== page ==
Self-employed haulage contractor killed by reversing lorry

A Swinton transport company and a director were in court today following the death of an HGV company owner at their Sandywood Industrial Estate.

Daniel Adams, 63, of Farnworth, rented a unit on the industrial estate owned by Alec Sharples Farm Supplies and Transport Limited where the fatal incident occurred on the 7 May 2014.

Manchester Crown Court heard how Mr Adams had been working on one of his own lorries when an HGV owned by Alec Sharples reversed into Mr Adam’s section of the yard.

The HGV driver spoke with Mr Adams. However, when the conversation was over the HGV driver reversed his truck, inadvertently crushing Mr Adam’s between the two vehicles. Daniel Adams was taken to Salford Royal Hospital where he died of internal injuries two days later.

The incident was investigated by the Health and Safety Executive (HSE) which prosecuted Alec Sharples Farm Supplies and Transport Limited for serious safety failings in the organisation and operation of the site.

The HSE investigation found the firm had failed to implement a safe system of work for reversing HGV’s and training drivers. There was no segregation of pedestrians and HGV’s or any banksmen provided.

Alec Sharples Farm Supplies and Transport Ltd of Roscow Road, Kearsley, Bolton pleaded guilty to a breach of Section 3(1) of the Health and Safety at Work etc. Act 1974 and was fined £30,000 and ordered to pay costs of £14,000.

Speaking after the hearing, HSE Inspector Ian Betley said: “This was a tragic and wholly avoidable incident, caused by the failure of the host company to implement safe systems of work, and failure to ensure that health and safety documentation was communicated and followed.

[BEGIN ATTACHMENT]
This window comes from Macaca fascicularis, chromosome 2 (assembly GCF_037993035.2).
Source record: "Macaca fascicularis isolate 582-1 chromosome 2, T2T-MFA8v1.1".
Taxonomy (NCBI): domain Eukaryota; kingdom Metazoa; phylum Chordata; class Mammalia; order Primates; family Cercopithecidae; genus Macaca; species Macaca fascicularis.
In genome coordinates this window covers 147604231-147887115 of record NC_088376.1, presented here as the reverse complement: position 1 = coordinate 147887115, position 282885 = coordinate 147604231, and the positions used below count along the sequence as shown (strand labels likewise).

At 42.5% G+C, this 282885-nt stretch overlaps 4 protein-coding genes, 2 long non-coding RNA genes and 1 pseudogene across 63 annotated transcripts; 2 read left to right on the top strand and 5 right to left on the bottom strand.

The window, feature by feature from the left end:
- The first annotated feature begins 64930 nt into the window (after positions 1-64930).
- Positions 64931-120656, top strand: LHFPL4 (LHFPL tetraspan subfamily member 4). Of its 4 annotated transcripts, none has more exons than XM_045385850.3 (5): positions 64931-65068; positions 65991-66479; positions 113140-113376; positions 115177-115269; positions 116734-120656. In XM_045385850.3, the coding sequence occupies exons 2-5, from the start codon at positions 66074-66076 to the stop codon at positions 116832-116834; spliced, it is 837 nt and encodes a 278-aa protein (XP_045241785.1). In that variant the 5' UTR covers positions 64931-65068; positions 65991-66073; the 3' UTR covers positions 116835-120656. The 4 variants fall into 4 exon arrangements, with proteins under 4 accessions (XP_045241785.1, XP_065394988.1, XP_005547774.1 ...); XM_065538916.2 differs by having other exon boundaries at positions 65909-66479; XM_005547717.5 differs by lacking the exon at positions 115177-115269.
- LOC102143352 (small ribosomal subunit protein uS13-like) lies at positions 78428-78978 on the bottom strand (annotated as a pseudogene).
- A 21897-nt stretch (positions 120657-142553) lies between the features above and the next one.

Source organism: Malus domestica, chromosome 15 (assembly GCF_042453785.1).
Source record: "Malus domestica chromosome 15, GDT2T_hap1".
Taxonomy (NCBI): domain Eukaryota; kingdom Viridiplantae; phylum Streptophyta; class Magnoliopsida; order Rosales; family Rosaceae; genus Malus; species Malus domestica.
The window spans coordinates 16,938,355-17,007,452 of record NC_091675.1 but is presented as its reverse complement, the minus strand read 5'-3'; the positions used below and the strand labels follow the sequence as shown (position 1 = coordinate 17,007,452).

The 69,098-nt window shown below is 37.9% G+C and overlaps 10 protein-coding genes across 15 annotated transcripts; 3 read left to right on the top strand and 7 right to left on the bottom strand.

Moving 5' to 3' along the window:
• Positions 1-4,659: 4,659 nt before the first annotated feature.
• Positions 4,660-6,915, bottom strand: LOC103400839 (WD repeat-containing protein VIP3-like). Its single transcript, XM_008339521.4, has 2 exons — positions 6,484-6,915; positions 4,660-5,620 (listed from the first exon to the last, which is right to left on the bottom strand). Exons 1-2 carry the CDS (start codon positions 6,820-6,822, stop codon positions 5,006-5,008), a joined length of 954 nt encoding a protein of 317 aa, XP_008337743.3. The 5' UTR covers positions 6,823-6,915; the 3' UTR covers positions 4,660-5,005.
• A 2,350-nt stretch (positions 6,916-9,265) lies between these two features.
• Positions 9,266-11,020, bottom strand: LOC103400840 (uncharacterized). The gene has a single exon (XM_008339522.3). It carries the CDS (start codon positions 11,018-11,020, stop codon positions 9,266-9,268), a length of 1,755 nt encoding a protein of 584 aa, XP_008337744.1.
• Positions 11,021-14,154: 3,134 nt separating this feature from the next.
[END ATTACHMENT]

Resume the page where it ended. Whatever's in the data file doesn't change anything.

“This risk was further amplified by the company’s failure to undertake a number of simple safety measures including segregating vehicles and pedestrians, ensuring that vehicles were fitted with reversing ‘bleepers’, and ensuring that reversing manoeuvres were supervised, in accordance with their site rules.

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Notes to Editors:

  1. The Health and Safety Executive is Britain’s national regulator for workplace health and safety. It aims to reduce work-related death, injury and ill health. It does so through research, information and advice, promoting training, new or revised regulations and codes of practice, and working with local authority partners by inspection, investigation and enforcement
  2. More about the legislation referred to in this case can be found at:
  3. Further HSE news releases are available at

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